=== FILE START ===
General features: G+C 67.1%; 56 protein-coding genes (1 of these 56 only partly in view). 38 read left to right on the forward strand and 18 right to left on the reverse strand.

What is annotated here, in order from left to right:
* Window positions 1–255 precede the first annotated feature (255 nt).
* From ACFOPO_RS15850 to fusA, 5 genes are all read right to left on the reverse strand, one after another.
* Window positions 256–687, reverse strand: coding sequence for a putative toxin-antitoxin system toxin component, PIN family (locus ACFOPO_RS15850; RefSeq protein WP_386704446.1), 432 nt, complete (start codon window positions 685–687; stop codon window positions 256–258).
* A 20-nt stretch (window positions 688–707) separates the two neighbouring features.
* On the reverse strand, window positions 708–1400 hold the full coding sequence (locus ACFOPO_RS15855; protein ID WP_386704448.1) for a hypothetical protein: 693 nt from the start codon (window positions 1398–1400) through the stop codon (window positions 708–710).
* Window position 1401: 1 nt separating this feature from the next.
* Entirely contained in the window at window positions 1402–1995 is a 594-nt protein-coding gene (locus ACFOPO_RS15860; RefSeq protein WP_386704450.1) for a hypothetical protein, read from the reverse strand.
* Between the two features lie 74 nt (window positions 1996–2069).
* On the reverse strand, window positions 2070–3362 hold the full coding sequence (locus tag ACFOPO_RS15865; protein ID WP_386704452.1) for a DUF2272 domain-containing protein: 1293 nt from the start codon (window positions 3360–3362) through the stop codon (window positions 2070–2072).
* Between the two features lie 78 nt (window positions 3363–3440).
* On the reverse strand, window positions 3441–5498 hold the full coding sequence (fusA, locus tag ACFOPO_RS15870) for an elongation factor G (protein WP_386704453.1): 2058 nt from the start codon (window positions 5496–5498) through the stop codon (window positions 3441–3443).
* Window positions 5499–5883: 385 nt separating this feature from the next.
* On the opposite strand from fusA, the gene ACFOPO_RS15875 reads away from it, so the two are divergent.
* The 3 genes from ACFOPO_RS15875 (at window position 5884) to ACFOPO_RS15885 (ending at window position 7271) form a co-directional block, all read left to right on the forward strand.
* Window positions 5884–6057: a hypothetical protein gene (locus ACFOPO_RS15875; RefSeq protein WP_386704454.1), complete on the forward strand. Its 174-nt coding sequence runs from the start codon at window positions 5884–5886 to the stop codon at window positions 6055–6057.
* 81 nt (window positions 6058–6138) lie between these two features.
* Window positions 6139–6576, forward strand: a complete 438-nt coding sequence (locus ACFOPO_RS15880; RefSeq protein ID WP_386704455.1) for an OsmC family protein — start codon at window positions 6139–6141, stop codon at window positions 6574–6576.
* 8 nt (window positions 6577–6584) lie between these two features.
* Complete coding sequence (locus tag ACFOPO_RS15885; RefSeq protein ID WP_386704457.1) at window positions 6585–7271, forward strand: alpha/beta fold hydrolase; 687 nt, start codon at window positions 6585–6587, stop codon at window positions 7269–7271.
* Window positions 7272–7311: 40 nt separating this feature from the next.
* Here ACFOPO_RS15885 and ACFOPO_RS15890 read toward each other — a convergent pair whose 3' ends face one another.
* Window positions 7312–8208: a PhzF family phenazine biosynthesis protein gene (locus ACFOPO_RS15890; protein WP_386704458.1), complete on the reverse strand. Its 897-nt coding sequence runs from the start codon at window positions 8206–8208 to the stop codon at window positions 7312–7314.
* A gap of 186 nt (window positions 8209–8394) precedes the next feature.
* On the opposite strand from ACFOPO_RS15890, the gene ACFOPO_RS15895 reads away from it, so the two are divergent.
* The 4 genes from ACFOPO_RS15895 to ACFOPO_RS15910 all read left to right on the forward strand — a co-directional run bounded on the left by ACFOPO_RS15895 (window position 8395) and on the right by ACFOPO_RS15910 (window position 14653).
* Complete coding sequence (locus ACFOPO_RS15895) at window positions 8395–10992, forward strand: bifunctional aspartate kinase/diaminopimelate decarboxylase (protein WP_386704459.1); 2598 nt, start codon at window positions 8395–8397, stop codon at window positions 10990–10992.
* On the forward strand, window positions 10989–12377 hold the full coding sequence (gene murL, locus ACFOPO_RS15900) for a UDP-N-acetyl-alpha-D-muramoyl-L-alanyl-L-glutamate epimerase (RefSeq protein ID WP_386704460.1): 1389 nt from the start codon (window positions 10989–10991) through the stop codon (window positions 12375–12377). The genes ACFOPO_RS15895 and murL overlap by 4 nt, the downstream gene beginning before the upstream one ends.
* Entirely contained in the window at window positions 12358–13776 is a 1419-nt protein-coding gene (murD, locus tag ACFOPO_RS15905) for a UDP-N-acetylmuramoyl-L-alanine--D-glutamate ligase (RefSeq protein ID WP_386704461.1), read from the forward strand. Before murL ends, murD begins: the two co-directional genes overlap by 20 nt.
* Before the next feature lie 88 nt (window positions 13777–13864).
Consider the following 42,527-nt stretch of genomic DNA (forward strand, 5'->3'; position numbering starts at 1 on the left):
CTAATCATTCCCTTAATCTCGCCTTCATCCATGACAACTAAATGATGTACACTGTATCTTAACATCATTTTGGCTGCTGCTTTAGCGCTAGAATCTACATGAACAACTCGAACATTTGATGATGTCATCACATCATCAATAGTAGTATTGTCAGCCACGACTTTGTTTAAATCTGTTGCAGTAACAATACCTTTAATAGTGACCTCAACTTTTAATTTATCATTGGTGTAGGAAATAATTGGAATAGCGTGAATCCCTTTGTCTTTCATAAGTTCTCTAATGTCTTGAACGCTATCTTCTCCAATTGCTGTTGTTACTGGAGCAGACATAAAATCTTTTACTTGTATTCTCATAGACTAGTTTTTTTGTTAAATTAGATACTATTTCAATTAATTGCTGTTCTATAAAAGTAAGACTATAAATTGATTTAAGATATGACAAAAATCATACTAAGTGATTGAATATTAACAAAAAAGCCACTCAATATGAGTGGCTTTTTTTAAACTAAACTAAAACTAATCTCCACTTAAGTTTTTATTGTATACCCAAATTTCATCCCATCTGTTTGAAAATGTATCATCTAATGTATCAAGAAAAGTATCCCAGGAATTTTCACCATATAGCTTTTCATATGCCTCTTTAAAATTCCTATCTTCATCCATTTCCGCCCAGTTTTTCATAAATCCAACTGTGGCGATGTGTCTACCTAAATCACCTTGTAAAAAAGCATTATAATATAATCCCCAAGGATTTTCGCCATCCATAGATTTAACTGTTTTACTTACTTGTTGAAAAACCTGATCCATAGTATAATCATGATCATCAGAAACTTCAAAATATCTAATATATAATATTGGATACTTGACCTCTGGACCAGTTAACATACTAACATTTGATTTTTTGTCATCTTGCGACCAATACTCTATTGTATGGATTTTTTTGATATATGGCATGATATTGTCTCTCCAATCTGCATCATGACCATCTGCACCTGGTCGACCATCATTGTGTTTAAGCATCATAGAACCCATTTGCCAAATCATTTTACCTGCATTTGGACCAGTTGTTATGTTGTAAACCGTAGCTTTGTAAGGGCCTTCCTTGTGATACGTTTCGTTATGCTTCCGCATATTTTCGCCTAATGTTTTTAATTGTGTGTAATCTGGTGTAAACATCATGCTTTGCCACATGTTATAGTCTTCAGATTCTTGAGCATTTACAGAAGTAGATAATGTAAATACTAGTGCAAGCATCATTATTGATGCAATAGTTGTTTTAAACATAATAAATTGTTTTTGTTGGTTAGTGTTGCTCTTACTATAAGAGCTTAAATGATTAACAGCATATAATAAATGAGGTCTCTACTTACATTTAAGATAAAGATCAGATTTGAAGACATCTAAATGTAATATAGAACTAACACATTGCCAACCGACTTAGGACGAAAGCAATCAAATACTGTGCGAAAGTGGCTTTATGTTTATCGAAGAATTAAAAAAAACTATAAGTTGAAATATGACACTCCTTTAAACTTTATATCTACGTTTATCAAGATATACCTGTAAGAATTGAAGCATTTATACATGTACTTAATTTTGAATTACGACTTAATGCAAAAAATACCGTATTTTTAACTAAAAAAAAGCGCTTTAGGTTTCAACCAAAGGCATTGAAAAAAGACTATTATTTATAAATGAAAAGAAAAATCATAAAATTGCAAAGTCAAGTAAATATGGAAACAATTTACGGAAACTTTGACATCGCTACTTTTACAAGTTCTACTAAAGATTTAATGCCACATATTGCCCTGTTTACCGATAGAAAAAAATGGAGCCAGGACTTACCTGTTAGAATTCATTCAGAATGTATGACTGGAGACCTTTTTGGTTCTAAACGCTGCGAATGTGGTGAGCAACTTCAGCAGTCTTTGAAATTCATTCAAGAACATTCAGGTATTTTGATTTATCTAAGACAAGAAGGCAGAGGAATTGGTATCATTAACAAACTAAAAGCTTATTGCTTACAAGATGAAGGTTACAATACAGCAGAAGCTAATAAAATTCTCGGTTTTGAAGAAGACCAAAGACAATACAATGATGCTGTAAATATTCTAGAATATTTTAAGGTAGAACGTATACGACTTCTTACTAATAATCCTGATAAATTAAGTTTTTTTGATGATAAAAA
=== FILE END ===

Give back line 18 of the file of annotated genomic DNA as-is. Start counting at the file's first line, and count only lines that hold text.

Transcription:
* 81 nt (window positions 6058–6138) lie between these two features.